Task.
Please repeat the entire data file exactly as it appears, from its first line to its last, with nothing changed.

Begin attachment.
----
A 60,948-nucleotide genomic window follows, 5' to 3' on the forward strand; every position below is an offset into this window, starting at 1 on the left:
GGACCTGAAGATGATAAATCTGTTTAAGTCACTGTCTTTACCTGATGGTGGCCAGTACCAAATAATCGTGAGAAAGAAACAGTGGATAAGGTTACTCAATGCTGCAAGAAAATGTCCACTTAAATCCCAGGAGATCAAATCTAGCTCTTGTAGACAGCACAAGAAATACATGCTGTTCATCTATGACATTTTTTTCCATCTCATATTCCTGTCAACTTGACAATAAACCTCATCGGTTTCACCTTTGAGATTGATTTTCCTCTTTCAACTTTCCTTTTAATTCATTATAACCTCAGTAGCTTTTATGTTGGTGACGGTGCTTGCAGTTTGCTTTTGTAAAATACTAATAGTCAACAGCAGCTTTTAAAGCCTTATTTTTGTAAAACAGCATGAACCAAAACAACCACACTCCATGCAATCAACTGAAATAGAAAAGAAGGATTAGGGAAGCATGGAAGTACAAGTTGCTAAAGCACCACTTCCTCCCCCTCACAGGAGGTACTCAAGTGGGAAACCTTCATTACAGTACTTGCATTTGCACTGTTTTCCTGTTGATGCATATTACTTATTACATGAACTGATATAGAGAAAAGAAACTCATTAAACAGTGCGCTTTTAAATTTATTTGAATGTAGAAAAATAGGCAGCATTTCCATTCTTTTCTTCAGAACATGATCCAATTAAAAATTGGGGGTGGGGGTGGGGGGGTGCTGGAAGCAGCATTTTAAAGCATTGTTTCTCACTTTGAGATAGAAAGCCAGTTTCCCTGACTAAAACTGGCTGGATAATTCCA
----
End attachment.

A 60,948-nucleotide genomic window follows, 5' to 3' on the forward strand; every position below is an offset into this window, starting at 1 on the left:
GGACCTGAAGATGATAAATCTGTTTAAGTCACTGTCTTTACCTGATGGTGGCCAGTACCAAATAATCGTGAGAAAGAAACAGTGGATAAGGTTACTCAATGCTGCAAGAAAATGTCCACTTAAATCCCAGGAGATCAAATCTAGCTCTTGTAGACAGCACAAGAAATACATGCTGTTCATCTATGACATTTTTTTCCATCTCATATTCCTGTCAACTTGACAATAAACCTCATCGGTTTCACCTTTGAGATTGATTTTCCTCTTTCAACTTTCCTTTTAATTCATTATAACCTCAGTAGCTTTTATGTTGGTGACGGTGCTTGCAGTTTGCTTTTGTAAAATACTAATAGTCAACAGCAGCTTTTAAAGCCTTATTTTTGTAAAACAGCATGAACCAAAACAACCACACTCCATGCAATCAACTGAAATAGAAAAGAAGGATTAGGGAAGCATGGAAGTACAAGTTGCTAAAGCACCACTTCCTCCCCCTCACAGGAGGTACTCAAGTGGGAAACCTTCATTACAGTACTTGCATTTGCACTGTTTTCCTGTTGATGCATATTACTTATTACATGAACTGATATAGAGAAAAGAAACTCATTAAACAGTGCGCTTTTAAATTTATTTGAATGTAGAAAAATAGGCAGCATTTCCATTCTTTTCTTCAGAACATGATCCAATTAAAAATTGGGGGTGGGGGTGGGGGGGTGCTGGAAGCAGCATTTTAAAGCATTGTTTCTCACTTTGAGATAGAAAGCCAGTTTCCCTGACTAAAACTGGCTGGATAATTCCA